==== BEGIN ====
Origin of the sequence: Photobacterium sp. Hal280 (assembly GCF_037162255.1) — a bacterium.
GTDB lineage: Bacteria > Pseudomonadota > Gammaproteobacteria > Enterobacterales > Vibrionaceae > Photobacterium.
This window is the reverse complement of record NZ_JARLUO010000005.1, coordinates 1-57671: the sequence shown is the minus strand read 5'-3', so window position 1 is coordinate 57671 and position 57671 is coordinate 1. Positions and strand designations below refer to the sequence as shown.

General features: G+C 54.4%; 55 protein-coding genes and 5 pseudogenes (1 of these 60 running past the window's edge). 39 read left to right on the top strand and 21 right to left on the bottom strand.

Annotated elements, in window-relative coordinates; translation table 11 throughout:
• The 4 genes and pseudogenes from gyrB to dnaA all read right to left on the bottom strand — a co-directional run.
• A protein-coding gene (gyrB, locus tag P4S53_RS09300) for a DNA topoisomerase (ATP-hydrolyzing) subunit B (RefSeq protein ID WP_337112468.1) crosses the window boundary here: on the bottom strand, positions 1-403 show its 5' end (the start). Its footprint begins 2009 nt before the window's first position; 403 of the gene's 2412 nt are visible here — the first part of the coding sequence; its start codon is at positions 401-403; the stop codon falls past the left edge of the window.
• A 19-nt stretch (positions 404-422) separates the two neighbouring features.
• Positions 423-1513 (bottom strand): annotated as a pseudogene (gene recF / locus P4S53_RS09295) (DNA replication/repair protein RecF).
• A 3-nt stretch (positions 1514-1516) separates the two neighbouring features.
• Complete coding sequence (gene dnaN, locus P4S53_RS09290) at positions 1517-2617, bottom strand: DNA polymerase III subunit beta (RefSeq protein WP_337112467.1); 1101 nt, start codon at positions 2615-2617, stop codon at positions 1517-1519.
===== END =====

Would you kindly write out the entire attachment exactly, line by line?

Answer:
Origin of the sequence: Photobacterium sp. Hal280 (assembly GCF_037162255.1) — a bacterium.
GTDB lineage: Bacteria > Pseudomonadota > Gammaproteobacteria > Enterobacterales > Vibrionaceae > Photobacterium.
This window is the reverse complement of record NZ_JARLUO010000005.1, coordinates 1-57671: the sequence shown is the minus strand read 5'-3', so window position 1 is coordinate 57671 and position 57671 is coordinate 1. Positions and strand designations below refer to the sequence as shown.

General features: G+C 54.4%; 55 protein-coding genes and 5 pseudogenes (1 of these 60 running past the window's edge). 39 read left to right on the top strand and 21 right to left on the bottom strand.

Annotated elements, in window-relative coordinates; translation table 11 throughout:
• The 4 genes and pseudogenes from gyrB to dnaA all read right to left on the bottom strand — a co-directional run.
• A protein-coding gene (gyrB, locus tag P4S53_RS09300) for a DNA topoisomerase (ATP-hydrolyzing) subunit B (RefSeq protein ID WP_337112468.1) crosses the window boundary here: on the bottom strand, positions 1-403 show its 5' end (the start). Its footprint begins 2009 nt before the window's first position; 403 of the gene's 2412 nt are visible here — the first part of the coding sequence; its start codon is at positions 401-403; the stop codon falls past the left edge of the window.
• A 19-nt stretch (positions 404-422) separates the two neighbouring features.
• Positions 423-1513 (bottom strand): annotated as a pseudogene (gene recF / locus P4S53_RS09295) (DNA replication/repair protein RecF).
• A 3-nt stretch (positions 1514-1516) separates the two neighbouring features.
• Complete coding sequence (gene dnaN, locus P4S53_RS09290) at positions 1517-2617, bottom strand: DNA polymerase III subunit beta (RefSeq protein WP_337112467.1); 1101 nt, start codon at positions 2615-2617, stop codon at positions 1517-1519.